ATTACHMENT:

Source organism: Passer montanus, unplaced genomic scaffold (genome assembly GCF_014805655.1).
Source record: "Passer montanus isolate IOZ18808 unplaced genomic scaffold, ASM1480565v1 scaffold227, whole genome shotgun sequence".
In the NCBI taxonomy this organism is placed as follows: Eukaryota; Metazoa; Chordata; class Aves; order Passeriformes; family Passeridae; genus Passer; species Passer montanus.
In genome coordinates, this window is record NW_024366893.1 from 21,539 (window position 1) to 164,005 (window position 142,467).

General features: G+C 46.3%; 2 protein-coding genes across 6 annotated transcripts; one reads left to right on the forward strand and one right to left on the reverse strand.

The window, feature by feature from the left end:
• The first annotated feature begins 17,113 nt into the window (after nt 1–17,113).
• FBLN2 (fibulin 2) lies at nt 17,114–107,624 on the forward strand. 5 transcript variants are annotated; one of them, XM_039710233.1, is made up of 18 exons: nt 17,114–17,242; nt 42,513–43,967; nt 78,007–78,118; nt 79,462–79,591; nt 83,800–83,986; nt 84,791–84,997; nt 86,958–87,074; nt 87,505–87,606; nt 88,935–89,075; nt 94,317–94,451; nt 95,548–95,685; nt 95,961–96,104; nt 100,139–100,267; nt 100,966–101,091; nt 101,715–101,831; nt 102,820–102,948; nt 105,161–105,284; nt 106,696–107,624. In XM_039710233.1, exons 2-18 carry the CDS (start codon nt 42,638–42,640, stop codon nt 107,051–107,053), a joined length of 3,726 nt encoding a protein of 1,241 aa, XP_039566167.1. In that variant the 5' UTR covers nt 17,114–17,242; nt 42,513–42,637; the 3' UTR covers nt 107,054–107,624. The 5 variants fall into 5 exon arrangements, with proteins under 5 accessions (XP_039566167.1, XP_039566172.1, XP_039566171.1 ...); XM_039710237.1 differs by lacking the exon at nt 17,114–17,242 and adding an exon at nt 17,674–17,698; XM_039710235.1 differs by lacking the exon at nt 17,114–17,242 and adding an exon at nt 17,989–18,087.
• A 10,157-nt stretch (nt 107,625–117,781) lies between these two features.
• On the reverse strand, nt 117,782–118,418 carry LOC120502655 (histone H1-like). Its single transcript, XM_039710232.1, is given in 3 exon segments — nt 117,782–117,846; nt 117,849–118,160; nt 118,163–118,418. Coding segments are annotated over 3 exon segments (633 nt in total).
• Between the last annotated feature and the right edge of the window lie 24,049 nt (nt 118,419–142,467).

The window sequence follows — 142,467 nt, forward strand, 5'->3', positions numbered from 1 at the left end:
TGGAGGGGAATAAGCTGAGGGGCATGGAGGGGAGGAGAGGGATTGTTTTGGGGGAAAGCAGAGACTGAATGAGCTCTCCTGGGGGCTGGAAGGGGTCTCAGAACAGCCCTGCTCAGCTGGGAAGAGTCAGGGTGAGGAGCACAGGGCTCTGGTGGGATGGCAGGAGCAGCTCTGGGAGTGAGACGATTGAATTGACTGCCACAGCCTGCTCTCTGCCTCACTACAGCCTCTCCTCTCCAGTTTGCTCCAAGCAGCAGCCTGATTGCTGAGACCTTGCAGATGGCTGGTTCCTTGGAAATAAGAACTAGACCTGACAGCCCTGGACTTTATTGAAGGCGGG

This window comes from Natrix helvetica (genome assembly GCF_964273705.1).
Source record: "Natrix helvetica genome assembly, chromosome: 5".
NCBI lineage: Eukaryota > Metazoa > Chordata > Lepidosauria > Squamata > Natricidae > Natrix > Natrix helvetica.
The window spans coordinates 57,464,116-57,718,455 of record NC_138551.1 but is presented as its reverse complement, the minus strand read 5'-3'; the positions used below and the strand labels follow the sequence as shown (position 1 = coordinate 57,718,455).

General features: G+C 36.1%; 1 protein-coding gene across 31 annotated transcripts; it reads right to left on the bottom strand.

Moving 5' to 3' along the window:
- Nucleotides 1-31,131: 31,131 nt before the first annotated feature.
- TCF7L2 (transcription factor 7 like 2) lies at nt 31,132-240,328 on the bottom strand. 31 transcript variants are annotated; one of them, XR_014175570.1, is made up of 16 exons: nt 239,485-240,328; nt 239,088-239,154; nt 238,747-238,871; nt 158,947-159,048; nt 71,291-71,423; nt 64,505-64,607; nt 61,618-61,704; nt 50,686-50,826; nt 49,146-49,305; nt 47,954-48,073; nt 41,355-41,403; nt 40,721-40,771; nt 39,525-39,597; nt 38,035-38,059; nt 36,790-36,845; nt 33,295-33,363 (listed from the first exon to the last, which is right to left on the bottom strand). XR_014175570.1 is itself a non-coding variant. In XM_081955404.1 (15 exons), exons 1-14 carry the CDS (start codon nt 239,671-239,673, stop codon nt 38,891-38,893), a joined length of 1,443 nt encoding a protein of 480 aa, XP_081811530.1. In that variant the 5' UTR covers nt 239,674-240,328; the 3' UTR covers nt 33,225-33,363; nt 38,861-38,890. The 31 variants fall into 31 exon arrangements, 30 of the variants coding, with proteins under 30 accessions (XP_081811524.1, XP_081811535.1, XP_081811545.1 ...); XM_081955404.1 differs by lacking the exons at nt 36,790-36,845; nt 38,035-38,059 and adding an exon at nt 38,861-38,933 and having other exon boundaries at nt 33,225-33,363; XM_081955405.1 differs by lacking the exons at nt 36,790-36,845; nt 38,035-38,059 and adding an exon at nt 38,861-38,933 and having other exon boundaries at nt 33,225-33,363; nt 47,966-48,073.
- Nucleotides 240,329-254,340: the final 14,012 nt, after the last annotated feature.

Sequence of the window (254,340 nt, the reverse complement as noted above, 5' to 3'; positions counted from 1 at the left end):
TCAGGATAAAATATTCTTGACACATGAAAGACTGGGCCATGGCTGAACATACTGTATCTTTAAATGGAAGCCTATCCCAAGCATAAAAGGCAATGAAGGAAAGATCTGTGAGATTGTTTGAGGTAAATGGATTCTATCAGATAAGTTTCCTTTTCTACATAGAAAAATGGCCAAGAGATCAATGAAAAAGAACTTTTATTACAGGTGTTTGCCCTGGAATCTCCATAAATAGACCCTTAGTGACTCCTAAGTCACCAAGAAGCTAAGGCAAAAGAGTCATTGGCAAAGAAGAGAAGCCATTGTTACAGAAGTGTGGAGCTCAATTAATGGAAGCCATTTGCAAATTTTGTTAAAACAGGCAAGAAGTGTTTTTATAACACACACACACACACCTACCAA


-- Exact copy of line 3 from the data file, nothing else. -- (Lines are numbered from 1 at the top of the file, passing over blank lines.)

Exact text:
In the NCBI taxonomy this organism is placed as follows: Eukaryota; Metazoa; Chordata; class Aves; order Passeriformes; family Passeridae; genus Passer; species Passer montanus.